They have thrown the doors wide [00:05:00] open to the end customers, right? They can have a peek into a world of options and prices that they never had before. This transparency is really fantastic for the online shoppers, but it's really shaking the industry.

They're really afraid, and you see when prices starts ringing widely and drifting away. And from the recommended retail pricing, you can imagine, and you know from yourselves that those prices are real moon prices sometimes. It can slow the whole price quality balance out of whack. And then there's the feedback loop, or should I say the lack of it, because trends go into the marketplace.

But they are not always making the way back to the manufacturers. So this disconnect can leave producers a step behind. So they are lagging, trying to catch up with what the market’s really craving. And then let's talk about the sheer scale of offerings of those, in those platforms. We are talking about product portfolios of millions sometimes, right?

So it's really complex and keeping track of those changes. monitoring [00:06:00] prices and staying on top of some also regulatory things and regulatory adjustments. It's like trying to find a needle in a haystack. It's not just time consuming, but very complex and huge. But there is the kicker from my perspective.

It's a massive chunk of business that's already happening online. And this isn't just a trend, it's the future knocking on the door. So the industry is not just struggling with the challenges of today, but. It's gearing up for a digital first tomorrow.

Barrett Thompson: Yeah, I think clearly the online is going to continue to grow.

It will continue to be dominant. And I too have seen signs of what you've described here. There's reaction and then overreaction and misdirection in pricing. The disruption and the suddenness with which online has arisen for some of these B2B manufacturers and channels has created that kind of back and forth.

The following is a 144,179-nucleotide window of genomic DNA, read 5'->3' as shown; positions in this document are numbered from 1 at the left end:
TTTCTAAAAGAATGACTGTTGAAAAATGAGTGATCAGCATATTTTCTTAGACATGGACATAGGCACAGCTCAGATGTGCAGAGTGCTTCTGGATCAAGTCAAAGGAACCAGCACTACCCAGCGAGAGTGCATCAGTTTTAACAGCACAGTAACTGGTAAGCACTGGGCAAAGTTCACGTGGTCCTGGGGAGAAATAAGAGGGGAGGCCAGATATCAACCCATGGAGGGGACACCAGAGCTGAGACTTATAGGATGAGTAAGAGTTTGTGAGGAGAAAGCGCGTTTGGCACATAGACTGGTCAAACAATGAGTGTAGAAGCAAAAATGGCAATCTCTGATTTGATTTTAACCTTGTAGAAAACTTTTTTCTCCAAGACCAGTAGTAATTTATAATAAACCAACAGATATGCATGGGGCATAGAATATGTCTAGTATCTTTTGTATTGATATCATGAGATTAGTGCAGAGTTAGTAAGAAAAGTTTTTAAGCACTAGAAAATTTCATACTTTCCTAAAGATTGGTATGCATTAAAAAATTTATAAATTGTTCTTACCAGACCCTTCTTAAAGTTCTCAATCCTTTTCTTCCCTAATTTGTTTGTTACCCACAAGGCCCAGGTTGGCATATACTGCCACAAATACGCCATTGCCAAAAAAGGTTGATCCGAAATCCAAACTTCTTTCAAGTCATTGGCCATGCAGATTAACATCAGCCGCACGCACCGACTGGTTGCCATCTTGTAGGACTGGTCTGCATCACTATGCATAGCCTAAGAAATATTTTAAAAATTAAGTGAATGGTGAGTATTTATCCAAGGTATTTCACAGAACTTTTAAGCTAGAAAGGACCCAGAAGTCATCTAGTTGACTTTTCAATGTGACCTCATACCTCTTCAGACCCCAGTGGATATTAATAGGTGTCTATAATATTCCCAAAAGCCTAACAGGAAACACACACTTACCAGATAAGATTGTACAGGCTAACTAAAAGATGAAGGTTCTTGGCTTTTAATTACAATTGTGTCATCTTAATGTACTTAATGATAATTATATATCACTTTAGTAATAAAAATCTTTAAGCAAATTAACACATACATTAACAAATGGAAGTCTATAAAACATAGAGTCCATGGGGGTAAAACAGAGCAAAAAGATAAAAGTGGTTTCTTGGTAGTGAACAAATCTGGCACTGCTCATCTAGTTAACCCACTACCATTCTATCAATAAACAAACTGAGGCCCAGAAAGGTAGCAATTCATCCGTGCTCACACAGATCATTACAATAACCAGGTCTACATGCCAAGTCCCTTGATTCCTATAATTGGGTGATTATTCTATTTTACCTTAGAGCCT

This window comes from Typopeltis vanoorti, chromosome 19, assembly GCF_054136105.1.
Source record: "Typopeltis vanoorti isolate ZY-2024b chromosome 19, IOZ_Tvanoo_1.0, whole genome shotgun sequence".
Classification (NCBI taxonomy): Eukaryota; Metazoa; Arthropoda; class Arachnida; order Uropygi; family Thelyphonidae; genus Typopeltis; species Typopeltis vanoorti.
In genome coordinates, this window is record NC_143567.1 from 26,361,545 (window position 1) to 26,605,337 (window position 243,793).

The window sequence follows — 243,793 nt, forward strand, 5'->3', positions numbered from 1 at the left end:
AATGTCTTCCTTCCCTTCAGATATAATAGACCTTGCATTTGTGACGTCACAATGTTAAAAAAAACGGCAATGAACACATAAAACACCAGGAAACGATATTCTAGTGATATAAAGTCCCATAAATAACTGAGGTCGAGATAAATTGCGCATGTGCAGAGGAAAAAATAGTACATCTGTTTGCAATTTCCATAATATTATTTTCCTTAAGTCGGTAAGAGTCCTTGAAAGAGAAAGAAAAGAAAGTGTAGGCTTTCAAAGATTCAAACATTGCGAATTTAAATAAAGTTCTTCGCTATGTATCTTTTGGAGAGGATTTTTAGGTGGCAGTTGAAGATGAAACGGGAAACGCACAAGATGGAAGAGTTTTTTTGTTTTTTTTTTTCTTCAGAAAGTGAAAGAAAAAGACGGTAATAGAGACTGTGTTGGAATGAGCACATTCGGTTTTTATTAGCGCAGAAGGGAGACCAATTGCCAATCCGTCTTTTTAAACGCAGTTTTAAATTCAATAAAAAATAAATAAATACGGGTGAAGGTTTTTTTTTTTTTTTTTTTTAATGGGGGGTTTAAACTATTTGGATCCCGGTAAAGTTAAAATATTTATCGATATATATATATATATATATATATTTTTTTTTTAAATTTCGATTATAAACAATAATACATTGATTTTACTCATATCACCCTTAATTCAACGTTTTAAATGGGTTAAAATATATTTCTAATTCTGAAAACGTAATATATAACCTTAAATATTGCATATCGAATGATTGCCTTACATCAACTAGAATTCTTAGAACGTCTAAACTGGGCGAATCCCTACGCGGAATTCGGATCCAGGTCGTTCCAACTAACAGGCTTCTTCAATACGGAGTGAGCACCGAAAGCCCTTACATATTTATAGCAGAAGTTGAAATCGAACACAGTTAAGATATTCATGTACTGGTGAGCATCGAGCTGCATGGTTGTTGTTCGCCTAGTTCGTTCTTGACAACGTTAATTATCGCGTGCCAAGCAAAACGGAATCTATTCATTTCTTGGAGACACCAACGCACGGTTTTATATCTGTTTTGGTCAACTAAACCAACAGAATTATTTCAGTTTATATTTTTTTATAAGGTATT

And I think we're learning how to grapple with it. Hey, we're trying to get our arms around it. Let's talk about the products themselves for a moment. As you were [00:07:00] describing the various fixtures, you know, when I've been in commercial buildings, residential buildings public buildings, for example. You see many different types, shapes, colors, styles, arrangements, right?

No two look the same. You can see that designers have been at work. Architects are at work, different amounts of space that they're allowed to work with and layouts. Can you talk about that and what influence it may have on some of the complex products that you were just mentioning before?

Dr. Rainer Schlamp: Yeah, exactly.

I mean, the product landscape here is really complex and complicated as you just mentioned. So I was thinking in a kind of a puzzle where certain pieces are designed to fit together, particularly in the installation context, right? So you have the fitting and you have to write according products to one close to each other.